KSAL Staff - October 20, 2014 8:00 am
MAC STEVENSON LIVES IN SALINA, AND WRITES A WEEKLY COLUMN FOR OVER TEN NEWSPAPERS IN KANSAS
The Kansas City Royals’ progression to the World Series is the wildest thing to happen in these parts in many a moon. Owner David Glass, GM Dayton Moore, and manager Ned Yost deserve every bit of praise that is being lavished on them by fans across the Central Plains.
KC’s baseball team has a chance to ride the pony named Momentum right to the World Series championship. The Royals are on a roll that shows no signs of faltering; however, in team sports change can come without warning.
James Shields will undoubtedly pitch Tuesday’s first game at Kauffman Stadium. Shields has been all right, but nothing special in his last few starts.
After Shields, it would normally be Yordano Ventura starting the second game; he was removed in the sixth inning of his last playoff start because of a sore shoulder. It’s vital that Ventura comes back healthy and ready to go.
Manager Ned Yost has been strangely silent about the status of Danny Duffy, who pitched just one impressive inning in the playoffs. Duffy was a highly effective starter during KC’s stretch run. Jason Vargas and Jeremy Guthrie will also be well-rested and available.
Yost’s bullpen has been sensational and appears to be in great shape going into the World Series.
As for their hitting, the Royals have been up and down all season—KC’s fans can only hope they catch fire in their run toward a world championship.
As much of a thrill as this season has been, it’s not too early to take a glance at what the future may hold. It’s difficult indeed to get to the top of the mountain, but several mistakes can cause a team to tumble to the bottom.
Dayton Moore won’t have a lot of time to celebrate his magnificent season; he will have to be a negotiating genius to set up the 2015 season. But Moore’s enjoying the moment and recently said, “The things that have happened around the city, the joy we’ve brought to people’s lives, that’s special.”
Of the 15 key players, just five of them have signed contracts through 2015: shortstop Alcides Escobar (2015), catcher Salvy Perez (2016), left fielder Alex Gordon (2015), and pitchers Jason Vargas (2017) and Jeremy Guthrie (2015).
Ace pitcher James Shields is a free agent and almost sure to head for greener financial pastures.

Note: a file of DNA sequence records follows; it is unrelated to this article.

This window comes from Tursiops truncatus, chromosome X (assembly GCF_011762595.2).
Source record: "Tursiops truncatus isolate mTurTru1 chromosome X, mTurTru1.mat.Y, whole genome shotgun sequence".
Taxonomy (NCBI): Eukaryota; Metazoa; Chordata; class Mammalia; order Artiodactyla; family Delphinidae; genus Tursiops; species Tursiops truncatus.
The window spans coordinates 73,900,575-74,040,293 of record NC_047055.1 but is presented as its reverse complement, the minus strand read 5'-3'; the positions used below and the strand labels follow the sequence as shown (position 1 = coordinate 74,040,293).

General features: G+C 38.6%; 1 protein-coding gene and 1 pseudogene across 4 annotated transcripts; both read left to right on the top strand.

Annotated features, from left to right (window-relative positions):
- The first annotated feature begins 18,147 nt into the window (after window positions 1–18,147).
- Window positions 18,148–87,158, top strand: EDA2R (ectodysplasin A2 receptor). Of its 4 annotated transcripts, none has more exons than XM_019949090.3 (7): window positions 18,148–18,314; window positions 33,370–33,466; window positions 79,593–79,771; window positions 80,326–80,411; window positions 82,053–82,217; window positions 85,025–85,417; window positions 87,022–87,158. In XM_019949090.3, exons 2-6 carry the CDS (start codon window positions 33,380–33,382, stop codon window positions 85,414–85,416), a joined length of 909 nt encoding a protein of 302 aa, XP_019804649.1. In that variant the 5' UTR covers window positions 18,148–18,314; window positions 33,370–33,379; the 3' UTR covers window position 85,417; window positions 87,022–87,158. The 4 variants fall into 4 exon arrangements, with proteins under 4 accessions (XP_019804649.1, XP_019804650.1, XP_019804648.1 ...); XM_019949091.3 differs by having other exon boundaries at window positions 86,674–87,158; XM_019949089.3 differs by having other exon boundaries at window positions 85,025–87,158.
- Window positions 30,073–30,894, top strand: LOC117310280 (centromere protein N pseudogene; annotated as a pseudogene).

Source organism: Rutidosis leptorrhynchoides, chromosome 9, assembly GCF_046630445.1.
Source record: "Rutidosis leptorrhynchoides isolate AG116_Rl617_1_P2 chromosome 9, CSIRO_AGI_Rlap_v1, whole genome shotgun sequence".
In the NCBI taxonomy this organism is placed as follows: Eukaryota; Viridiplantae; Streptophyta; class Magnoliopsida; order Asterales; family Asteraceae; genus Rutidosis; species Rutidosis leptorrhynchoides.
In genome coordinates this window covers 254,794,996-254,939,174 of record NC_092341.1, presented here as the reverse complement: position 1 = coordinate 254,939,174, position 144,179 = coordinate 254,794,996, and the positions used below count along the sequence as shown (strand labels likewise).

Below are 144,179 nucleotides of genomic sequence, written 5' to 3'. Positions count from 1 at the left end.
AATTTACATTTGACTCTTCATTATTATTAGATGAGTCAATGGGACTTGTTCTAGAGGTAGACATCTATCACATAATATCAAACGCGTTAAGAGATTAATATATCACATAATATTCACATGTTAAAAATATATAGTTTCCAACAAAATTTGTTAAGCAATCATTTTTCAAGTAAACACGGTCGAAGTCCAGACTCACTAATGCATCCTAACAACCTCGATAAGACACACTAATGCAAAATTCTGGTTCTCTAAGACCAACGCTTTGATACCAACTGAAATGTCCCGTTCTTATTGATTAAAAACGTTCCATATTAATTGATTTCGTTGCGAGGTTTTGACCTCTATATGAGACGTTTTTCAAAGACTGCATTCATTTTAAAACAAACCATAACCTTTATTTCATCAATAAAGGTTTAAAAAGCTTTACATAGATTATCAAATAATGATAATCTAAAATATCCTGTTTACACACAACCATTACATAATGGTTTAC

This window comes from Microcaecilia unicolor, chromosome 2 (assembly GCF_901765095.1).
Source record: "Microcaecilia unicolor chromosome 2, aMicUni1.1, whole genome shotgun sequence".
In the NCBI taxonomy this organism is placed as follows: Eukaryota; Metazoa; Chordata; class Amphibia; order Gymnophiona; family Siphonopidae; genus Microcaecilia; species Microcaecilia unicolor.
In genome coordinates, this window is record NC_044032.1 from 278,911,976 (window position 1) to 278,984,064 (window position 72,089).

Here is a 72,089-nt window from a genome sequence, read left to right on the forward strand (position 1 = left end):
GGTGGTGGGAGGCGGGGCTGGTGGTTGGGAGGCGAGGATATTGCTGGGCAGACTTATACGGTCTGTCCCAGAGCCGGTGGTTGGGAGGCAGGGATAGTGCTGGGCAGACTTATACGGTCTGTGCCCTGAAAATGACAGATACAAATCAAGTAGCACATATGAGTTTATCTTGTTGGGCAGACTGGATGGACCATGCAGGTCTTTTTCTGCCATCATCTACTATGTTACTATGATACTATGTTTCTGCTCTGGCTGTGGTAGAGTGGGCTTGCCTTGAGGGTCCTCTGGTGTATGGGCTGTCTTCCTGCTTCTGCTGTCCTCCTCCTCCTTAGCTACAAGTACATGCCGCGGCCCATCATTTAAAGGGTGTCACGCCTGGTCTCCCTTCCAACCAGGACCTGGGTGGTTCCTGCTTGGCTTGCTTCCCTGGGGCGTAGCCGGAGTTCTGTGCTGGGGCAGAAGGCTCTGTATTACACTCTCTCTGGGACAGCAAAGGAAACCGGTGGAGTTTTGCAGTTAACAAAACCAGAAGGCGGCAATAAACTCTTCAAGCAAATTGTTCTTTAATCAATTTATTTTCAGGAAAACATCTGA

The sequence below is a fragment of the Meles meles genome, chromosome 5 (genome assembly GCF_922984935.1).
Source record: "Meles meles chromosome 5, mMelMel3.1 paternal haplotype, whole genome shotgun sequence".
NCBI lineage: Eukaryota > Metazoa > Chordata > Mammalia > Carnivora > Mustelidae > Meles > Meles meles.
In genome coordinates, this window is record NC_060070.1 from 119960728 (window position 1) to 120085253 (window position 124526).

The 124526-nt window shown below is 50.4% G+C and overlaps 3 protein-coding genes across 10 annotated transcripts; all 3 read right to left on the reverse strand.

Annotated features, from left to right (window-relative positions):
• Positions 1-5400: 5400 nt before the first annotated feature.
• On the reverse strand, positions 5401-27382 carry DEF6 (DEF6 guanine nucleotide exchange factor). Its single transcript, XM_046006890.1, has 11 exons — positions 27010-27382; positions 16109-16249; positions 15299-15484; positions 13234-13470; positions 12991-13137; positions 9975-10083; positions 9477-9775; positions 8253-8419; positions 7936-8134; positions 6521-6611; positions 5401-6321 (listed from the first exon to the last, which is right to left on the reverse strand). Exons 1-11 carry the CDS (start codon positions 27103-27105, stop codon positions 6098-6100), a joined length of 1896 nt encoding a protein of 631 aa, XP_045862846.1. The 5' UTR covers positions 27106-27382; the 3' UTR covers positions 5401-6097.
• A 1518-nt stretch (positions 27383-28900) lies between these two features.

The players who will have to be signed to new contracts include the following: first baseman Eric Hosmer, third baseman Mike Moustakas, center fielder Lorenzo Cain, right fielder Nori Aoki, and pitchers Danny Duffy, Yordano Ventura, Kelvin Herrera, Wade Davis (KC has a $7 mil option on him for 2015), and closer Greg Holland.
Without going into detail, Moore is looking at a ton of money to sign these players and keep everyone happy. But owner David Glass should be willing: he paid $90 million for the Royals and they’re now worth about $490 million.
This has been a wonderful and exciting and entertaining season, but consistency is what the traditionally solid teams have. Kansas City has a firm foundation, but the job of negotiating those contracts will be a tester.
Kansas State is sitting all alone at the top of the Big 12 football race with a 3-0 record; the Wildcats are the lone unbeaten team in conference play.
With their thrilling 31-30 win against Oklahoma in Norman, the Cats projected themselves into the national playoff picture and eliminated the Sooners. Kansas State will have to win the rest of their games to be selected for the national playoffs and that is a daunting challenge indeed.
Coach Snyder’s team has six Big 12 games remaining. Three road games—at TCU (Nov. 8), at West Virginia (Nov. 20), and at Baylor (Dec. 6)—will be rugged tests. K-State should win their three remaining home games with Texas this Saturday, Oklahoma State, and Kansas, but those three road trips are fraught with peril.
QB Jake Waters appeared to injure his right shoulder in the OU win; it’s imperative that he stays healthy for the rest of the Big 12 season. Waters is a superb QB playing at a high level.
Bill Snyder’s teams play their best football late in the season—everything is in place for a great finish to another great season.
Kansas lost again last week at Texas Tech (34-21), but the Jayhawks are playing competitive football under the coaching of Clint Bowen.
The most-obvious weakness on the KU team is the play of the offensive and defensive lines; they lack depth, quickness, and athletic ability. Kansas was soundly whipped in the trenches on both offense and defense.
If Bowen is named the new head coach, he’ll need two exceptional recruiting classes before the Jayhawks show any significant progress.